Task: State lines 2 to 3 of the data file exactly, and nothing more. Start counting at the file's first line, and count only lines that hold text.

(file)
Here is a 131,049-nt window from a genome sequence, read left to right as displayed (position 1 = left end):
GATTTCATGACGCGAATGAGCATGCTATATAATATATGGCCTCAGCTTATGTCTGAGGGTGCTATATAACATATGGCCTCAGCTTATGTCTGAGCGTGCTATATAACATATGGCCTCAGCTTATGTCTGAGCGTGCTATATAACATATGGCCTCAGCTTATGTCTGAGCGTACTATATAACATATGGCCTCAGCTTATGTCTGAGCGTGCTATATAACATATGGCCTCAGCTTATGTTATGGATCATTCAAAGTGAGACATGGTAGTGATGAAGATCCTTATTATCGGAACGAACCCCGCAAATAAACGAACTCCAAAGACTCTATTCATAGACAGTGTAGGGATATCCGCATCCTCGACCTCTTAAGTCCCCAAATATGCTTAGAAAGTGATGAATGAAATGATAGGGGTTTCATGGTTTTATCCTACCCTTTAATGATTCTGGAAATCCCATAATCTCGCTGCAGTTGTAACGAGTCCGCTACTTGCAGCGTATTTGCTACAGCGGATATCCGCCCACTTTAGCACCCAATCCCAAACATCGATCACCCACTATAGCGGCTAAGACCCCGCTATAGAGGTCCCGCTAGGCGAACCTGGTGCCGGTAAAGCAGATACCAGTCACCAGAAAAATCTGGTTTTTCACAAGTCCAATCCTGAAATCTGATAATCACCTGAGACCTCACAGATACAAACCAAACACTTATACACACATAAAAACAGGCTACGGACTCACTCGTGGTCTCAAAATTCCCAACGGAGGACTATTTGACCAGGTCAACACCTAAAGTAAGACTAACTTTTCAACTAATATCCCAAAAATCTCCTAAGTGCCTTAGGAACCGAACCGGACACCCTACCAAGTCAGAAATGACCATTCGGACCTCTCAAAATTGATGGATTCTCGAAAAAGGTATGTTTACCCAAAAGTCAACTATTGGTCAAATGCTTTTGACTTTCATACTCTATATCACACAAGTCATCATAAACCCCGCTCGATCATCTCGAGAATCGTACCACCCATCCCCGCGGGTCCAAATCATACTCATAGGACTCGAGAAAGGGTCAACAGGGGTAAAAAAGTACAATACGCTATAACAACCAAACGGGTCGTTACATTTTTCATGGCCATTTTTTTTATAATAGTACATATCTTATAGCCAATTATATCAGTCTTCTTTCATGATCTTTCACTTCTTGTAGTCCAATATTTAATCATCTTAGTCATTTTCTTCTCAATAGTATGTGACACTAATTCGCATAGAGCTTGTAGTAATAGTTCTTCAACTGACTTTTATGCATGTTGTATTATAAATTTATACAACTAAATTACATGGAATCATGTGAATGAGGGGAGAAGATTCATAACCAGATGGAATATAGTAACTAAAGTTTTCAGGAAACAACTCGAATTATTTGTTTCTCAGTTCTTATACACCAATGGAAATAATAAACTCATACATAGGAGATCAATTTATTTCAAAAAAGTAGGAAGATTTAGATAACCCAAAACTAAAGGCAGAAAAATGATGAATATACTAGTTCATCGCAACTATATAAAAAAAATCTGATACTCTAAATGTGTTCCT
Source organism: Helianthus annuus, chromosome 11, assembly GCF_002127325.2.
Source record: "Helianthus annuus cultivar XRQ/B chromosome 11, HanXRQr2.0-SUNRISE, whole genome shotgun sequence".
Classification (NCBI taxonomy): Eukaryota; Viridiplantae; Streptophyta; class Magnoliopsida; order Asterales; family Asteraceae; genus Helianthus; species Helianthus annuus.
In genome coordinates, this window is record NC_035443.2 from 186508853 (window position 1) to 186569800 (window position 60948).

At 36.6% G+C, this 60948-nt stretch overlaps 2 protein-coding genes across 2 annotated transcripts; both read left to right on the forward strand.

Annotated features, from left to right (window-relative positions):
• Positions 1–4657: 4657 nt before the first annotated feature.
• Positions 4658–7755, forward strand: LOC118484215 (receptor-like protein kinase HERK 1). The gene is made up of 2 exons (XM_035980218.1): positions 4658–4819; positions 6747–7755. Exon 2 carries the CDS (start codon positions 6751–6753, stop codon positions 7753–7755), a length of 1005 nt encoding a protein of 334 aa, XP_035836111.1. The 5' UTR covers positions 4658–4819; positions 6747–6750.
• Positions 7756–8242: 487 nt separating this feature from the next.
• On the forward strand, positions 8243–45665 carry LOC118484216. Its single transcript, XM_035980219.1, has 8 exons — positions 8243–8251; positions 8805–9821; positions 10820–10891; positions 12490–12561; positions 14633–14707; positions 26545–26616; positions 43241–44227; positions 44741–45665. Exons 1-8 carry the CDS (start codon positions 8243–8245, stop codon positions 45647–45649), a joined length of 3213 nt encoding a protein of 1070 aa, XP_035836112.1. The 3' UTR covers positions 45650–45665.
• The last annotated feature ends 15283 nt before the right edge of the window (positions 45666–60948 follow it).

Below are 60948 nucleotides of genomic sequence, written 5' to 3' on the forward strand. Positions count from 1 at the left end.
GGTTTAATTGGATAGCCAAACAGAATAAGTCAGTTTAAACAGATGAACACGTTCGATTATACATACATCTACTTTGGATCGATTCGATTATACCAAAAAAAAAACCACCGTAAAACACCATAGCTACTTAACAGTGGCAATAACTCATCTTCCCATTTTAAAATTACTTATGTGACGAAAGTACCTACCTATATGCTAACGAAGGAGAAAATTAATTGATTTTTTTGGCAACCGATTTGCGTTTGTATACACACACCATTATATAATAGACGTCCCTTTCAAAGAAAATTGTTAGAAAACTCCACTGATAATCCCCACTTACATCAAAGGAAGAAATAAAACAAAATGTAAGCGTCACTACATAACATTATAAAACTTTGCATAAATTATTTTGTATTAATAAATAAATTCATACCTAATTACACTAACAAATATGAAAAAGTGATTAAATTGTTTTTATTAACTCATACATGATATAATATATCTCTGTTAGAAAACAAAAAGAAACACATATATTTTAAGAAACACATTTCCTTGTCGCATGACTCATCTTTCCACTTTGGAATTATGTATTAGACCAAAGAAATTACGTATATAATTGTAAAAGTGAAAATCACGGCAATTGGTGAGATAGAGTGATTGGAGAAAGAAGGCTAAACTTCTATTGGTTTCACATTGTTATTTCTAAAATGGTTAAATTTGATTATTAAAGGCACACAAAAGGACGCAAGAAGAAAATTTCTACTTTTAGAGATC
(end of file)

GATTTCATGACGCGAATGAGCATGCTATATAATATATGGCCTCAGCTTATGTCTGAGGGTGCTATATAACATATGGCCTCAGCTTATGTCTGAGCGTGCTATATAACATATGGCCTCAGCTTATGTCTGAGCGTGCTATATAACATATGGCCTCAGCTTATGTCTGAGCGTACTATATAACATATGGCCTCAGCTTATGTCTGAGCGTGCTATATAACATATGGCCTCAGCTTATGTTATGGATCATTCAAAGTGAGACATGGTAGTGATGAAGATCCTTATTATCGGAACGAACCCCGCAAATAAACGAACTCCAAAGACTCTATTCATAGACAGTGTAGGGATATCCGCATCCTCGACCTCTTAAGTCCCCAAATATGCTTAGAAAGTGATGAATGAAATGATAGGGGTTTCATGGTTTTATCCTACCCTTTAATGATTCTGGAAATCCCATAATCTCGCTGCAGTTGTAACGAGTCCGCTACTTGCAGCGTATTTGCTACAGCGGATATCCGCCCACTTTAGCACCCAATCCCAAACATCGATCACCCACTATAGCGGCTAAGACCCCGCTATAGAGGTCCCGCTAGGCGAACCTGGTGCCGGTAAAGCAGATACCAGTCACCAGAAAAATCTGGTTTTTCACAAGTCCAATCCTGAAATCTGATAATCACCTGAGACCTCACAGATACAAACCAAACACTTATACACACATAAAAACAGGCTACGGACTCACTCGTGGTCTCAAAATTCCCAACGGAGGACTATTTGACCAGGTCAACACCTAAAGTAAGACTAACTTTTCAACTAATATCCCAAAAATCTCCTAAGTGCCTTAGGAACCGAACCGGACACCCTACCAAGTCAGAAATGACCATTCGGACCTCTCAAAATTGATGGATTCTCGAAAAAGGTATGTTTACCCAAAAGTCAACTATTGGTCAAATGCTTTTGACTTTCATACTCTATATCACACAAGTCATCATAAACCCCGCTCGATCATCTCGAGAATCGTACCACCCATCCCCGCGGGTCCAAATCATACTCATAGGACTCGAGAAAGGGTCAACAGGGGTAAAAAAGTACAATACGCTATAACAACCAAACGGGTCGTTACATTTTTCATGGCCATTTTTTTTATAATAGTACATATCTTATAGCCAATTATATCAGTCTTCTTTCATGATCTTTCACTTCTTGTAGTCCAATATTTAATCATCTTAGTCATTTTCTTCTCAATAGTATGTGACACTAATTCGCATAGAGCTTGTAGTAATAGTTCTTCAACTGACTTTTATGCATGTTGTATTATAAATTTATACAACTAAATTACATGGAATCATGTGAATGAGGGGAGAAGATTCATAACCAGATGGAATATAGTAACTAAAGTTTTCAGGAAACAACTCGAATTATTTGTTTCTCAGTTCTTATACACCAATGGAAATAATAAACTCATACATAGGAGATCAATTTATTTCAAAAAAGTAGGAAGATTTAGATAACCCAAAACTAAAGGCAGAAAAATGATGAATATACTAGTTCATCGCAACTATATAAAAAAAATCTGATACTCTAAATGTGTTCCT
Source organism: Helianthus annuus, chromosome 11, assembly GCF_002127325.2.